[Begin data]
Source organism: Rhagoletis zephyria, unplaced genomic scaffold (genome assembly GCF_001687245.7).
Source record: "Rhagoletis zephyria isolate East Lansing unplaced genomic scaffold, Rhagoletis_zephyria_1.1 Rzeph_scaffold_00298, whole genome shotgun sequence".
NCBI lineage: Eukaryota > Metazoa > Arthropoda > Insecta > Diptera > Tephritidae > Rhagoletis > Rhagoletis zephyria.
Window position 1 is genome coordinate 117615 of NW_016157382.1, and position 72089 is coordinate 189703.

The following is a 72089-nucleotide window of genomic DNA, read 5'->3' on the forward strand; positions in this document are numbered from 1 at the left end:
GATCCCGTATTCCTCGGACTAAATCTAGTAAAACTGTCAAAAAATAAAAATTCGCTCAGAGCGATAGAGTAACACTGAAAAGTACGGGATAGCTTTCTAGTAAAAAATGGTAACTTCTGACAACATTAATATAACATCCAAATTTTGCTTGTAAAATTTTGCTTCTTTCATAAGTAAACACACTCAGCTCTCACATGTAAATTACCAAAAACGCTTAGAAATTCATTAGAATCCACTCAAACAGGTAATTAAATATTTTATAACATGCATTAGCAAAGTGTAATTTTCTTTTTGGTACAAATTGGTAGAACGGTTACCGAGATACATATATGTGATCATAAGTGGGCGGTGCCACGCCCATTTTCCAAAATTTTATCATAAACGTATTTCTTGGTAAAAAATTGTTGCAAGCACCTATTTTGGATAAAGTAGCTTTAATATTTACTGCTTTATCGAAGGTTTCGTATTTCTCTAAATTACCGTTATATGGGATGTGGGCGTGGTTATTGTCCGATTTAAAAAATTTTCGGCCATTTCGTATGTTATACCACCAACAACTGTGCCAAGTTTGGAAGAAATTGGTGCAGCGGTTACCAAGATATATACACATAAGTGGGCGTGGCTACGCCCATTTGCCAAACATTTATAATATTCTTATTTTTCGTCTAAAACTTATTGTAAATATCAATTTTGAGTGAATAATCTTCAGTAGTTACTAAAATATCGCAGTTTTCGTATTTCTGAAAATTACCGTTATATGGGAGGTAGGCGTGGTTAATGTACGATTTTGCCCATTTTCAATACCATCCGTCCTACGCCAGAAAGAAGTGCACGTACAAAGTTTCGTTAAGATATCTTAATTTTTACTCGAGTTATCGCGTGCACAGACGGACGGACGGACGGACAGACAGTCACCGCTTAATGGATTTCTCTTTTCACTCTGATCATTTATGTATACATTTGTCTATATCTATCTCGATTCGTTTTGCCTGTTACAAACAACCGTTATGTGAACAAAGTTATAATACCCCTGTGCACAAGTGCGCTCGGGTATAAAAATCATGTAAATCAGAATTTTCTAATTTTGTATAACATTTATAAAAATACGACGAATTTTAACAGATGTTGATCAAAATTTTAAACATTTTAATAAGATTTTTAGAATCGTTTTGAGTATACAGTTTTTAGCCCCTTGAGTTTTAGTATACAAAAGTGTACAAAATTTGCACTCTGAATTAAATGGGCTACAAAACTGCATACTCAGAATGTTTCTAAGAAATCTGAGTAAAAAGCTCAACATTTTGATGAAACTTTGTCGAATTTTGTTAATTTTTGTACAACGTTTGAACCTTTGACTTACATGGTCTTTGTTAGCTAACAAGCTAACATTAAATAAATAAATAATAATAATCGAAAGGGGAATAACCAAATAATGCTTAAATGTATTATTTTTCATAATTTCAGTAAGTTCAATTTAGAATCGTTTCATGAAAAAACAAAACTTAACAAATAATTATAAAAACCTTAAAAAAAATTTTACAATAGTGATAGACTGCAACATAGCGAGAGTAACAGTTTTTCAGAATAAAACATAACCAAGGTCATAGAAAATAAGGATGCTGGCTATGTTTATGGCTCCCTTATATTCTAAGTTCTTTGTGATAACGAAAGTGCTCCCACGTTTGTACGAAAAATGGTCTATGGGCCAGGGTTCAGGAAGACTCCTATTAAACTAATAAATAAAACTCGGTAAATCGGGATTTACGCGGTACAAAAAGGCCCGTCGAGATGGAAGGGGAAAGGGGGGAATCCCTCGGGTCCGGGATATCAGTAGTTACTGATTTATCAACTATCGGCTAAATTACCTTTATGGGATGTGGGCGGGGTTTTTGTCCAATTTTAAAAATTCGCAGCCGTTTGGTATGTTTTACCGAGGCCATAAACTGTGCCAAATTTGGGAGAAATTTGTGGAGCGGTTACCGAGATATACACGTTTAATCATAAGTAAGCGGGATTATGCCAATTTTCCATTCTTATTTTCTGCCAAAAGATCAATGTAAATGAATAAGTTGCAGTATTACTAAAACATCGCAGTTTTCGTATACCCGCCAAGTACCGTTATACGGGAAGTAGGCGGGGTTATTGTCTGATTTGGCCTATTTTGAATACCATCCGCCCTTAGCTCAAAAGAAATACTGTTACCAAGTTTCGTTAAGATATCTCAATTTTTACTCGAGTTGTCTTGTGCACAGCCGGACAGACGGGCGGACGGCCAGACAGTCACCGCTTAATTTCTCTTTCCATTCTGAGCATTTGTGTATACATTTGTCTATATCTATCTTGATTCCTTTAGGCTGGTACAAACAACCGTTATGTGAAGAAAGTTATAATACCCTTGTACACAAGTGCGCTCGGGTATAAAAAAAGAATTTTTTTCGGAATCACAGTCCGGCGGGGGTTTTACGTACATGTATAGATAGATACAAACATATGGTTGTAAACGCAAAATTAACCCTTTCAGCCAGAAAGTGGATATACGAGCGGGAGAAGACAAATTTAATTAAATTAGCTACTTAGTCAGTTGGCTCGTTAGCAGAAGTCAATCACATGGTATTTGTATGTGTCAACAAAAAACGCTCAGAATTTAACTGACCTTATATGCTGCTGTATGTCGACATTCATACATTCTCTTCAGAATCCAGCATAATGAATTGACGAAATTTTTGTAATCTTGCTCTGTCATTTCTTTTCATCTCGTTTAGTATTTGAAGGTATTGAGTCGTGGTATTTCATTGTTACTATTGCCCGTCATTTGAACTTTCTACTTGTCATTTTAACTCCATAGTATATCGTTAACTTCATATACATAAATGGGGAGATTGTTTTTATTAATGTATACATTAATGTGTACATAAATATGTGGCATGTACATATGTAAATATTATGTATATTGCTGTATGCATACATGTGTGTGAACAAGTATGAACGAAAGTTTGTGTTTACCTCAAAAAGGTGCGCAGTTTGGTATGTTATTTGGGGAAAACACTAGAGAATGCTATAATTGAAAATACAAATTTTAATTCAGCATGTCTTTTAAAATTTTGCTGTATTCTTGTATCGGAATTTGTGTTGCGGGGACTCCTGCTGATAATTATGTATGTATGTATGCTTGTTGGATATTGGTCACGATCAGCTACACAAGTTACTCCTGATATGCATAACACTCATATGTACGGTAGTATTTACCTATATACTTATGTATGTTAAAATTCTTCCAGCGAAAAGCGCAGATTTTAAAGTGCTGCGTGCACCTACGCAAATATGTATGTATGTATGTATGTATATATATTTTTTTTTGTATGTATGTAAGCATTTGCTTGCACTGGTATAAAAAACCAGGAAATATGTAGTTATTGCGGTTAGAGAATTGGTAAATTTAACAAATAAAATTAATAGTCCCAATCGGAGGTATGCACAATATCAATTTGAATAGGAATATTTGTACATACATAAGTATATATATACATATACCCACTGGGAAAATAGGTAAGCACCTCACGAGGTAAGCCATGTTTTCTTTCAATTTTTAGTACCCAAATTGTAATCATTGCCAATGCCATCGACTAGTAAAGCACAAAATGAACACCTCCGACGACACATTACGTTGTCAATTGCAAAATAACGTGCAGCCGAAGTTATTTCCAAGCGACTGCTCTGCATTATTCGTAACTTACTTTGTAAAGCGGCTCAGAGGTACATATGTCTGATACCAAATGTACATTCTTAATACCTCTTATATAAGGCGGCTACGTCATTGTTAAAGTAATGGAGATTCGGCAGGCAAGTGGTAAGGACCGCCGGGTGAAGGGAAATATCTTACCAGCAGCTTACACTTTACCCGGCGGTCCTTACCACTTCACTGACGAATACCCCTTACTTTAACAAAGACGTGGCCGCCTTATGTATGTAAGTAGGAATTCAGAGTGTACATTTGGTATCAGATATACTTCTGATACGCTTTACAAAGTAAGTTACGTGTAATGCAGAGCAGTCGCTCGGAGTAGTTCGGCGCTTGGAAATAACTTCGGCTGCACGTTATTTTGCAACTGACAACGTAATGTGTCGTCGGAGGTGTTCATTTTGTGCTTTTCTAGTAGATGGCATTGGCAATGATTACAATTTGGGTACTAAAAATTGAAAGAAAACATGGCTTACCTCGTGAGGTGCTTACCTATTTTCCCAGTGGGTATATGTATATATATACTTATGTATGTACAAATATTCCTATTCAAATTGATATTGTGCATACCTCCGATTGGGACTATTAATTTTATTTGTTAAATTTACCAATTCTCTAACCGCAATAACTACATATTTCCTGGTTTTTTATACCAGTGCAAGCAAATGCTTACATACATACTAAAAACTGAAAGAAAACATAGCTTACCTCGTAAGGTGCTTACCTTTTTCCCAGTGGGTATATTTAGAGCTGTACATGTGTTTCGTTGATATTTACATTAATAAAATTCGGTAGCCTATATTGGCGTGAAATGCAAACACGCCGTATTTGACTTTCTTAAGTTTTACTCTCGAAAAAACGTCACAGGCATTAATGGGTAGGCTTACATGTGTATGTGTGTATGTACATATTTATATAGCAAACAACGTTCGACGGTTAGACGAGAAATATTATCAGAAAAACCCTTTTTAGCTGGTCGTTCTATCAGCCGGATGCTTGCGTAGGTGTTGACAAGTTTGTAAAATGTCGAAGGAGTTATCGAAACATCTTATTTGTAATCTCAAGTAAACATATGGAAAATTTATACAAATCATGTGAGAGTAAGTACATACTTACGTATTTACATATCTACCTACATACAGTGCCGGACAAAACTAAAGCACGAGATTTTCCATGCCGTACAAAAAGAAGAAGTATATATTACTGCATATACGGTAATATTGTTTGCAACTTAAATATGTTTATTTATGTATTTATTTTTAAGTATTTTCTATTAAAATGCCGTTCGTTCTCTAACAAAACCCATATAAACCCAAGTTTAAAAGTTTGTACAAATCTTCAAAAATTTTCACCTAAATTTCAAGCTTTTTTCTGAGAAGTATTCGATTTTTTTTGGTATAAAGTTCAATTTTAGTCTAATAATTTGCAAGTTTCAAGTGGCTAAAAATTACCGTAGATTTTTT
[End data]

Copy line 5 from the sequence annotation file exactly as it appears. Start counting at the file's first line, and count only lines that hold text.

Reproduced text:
The following is a 72089-nucleotide window of genomic DNA, read 5'->3' on the forward strand; positions in this document are numbered from 1 at the left end: